The head of Canada’s opposition party said on Monday that he would take a leave of absence as leader of the New Democratic Party (NDP) to treat an undisclosed form of cancer.
Jack Layton, who announced in February that he had been battling prostate cancer, said on Monday that his battle with prostate cancer is going well, but recent tests show he has a new form of cancer. Layton, 61, not did elaborate on what type of cancer was discovered in the results he received last week.
Layton, known for his feisty battles as party leader with Conservative Prime Minister Stephen Harper, appeared gaunt and sounded raspy as he made his announcement on Monday.
“In the closing days of the most recent session of the House of Commons, I suffered from some stiffness and pain,” he said. “On the advice of my doctors, I’m going to focus on treatment and recovery. I am hopeful and optimistic about the personal battle that lies before me in the weeks to come.”
The NDP, a union-backed party with socialist roots, took Canadians by surprise during the May 2 federal election by winning official opposition status for the first time in its 50-year history. The party gained 103 seats, up from a previous 37, several of which were won in Quebec.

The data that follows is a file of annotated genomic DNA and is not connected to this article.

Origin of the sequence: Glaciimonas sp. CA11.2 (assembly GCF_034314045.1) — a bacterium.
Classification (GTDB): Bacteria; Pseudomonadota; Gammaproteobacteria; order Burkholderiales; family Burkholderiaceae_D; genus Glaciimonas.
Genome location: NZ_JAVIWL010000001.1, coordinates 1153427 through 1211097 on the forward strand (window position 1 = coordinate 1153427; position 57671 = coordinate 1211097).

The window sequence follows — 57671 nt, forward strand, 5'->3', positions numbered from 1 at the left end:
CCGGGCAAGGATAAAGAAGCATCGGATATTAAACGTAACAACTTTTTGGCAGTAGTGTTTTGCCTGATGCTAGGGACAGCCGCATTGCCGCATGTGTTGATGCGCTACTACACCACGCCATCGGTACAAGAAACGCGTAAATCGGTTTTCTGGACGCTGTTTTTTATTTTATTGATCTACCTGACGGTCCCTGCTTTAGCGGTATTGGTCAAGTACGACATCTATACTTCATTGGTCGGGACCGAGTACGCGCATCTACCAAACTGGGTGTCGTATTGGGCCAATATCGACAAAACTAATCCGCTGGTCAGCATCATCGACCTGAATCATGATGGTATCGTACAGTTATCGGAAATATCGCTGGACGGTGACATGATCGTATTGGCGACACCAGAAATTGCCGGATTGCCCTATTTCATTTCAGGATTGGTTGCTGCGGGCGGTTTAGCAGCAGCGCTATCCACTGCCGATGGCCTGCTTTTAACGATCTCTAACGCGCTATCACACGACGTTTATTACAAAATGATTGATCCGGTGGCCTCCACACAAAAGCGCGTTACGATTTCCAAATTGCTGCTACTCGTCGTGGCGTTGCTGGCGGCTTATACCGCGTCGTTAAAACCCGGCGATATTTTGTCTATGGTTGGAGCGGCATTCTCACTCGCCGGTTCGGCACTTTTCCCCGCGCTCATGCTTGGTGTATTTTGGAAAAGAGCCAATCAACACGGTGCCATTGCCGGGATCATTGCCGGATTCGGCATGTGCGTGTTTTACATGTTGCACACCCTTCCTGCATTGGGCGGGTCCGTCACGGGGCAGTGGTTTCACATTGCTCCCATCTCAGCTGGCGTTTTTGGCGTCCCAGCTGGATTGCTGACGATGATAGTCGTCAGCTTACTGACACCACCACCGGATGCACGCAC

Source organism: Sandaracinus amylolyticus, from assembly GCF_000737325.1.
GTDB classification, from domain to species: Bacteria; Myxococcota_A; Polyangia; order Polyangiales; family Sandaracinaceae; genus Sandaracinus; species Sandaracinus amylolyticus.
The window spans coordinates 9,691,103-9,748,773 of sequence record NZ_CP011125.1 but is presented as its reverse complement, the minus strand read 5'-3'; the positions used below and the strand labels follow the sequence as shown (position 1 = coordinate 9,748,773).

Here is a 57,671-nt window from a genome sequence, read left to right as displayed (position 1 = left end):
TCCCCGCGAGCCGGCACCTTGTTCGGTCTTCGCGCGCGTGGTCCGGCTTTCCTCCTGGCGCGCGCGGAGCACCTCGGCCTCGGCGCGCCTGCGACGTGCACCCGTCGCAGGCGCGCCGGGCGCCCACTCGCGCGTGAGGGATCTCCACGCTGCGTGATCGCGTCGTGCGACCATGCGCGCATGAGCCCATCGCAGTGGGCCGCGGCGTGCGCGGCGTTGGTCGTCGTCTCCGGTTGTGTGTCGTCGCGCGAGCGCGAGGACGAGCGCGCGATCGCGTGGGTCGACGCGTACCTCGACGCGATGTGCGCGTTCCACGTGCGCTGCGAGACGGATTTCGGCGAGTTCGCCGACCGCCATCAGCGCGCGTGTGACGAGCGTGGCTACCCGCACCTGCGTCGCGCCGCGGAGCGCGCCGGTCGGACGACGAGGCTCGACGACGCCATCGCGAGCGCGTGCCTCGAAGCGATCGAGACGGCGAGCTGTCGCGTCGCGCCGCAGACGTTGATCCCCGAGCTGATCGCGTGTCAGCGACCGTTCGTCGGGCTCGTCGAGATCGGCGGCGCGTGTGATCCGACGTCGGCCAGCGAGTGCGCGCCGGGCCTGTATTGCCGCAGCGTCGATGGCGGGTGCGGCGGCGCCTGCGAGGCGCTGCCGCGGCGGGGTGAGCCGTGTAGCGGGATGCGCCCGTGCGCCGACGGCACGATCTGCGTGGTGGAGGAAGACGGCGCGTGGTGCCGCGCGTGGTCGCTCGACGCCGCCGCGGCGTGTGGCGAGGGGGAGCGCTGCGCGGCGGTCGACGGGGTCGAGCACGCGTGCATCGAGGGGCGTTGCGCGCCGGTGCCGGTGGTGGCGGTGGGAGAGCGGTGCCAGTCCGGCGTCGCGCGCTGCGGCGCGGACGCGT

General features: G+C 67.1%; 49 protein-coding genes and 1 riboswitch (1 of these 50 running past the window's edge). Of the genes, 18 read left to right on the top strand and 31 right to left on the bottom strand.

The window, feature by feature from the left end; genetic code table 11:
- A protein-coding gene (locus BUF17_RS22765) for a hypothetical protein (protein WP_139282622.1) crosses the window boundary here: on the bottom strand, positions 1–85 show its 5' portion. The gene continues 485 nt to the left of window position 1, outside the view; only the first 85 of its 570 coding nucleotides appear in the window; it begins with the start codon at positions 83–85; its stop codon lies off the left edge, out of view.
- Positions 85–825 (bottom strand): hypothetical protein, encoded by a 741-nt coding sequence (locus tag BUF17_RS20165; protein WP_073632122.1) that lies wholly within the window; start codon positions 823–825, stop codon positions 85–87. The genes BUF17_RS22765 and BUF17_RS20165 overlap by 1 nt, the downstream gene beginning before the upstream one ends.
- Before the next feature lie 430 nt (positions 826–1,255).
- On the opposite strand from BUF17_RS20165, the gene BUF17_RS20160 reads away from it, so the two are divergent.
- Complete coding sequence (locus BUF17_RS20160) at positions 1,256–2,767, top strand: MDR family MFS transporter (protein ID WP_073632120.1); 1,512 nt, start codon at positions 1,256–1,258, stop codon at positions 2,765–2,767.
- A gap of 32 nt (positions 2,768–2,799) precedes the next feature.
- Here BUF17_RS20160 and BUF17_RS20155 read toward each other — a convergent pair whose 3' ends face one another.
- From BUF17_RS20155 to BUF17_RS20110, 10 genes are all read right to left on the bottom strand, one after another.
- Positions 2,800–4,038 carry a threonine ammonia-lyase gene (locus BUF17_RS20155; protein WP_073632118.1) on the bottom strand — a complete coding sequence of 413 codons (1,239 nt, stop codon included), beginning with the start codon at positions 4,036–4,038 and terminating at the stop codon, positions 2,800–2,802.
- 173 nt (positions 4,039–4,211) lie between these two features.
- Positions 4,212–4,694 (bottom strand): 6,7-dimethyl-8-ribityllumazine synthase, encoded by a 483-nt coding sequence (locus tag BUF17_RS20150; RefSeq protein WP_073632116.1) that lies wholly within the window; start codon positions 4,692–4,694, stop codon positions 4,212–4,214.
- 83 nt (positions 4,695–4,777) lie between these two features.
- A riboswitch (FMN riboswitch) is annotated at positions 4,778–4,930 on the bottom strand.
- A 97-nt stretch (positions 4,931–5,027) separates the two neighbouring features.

The triumph in the province rendered its traditional leading party, the Bloc Quebecois separatists, nearly obsolete.
The Liberals also suffered a crushing defeat against the NDP, when the election results left the party with 34 seats, down from 77 in the 308-seat parliament. That shocked many observers because the Liberals had ruled Canada for much of the last century and had led the official opposition party during the previous Conservative minority government, before Harper won a coveted majority earlier this year.
Many credited the NDP’s election success to Layton, who, despite his bout with cancer and hip surgery in early March, hit the campaign trail hard on a platform of ensuring transparent government, improving health services, rewarding job creators, strengthening pensions and providing greater support to families.
Layton said he hopes to return to work by the time parliament resumes on Sept. 19.
In the meantime, he recommended an interim leader, lawmaker Nycole Turmel, national chair of the parliamentary caucus.
NDP President Brian Topp said on Monday that he would consult the party’s caucus and then convene a meeting of the party’s federal council to appoint an interim leader.
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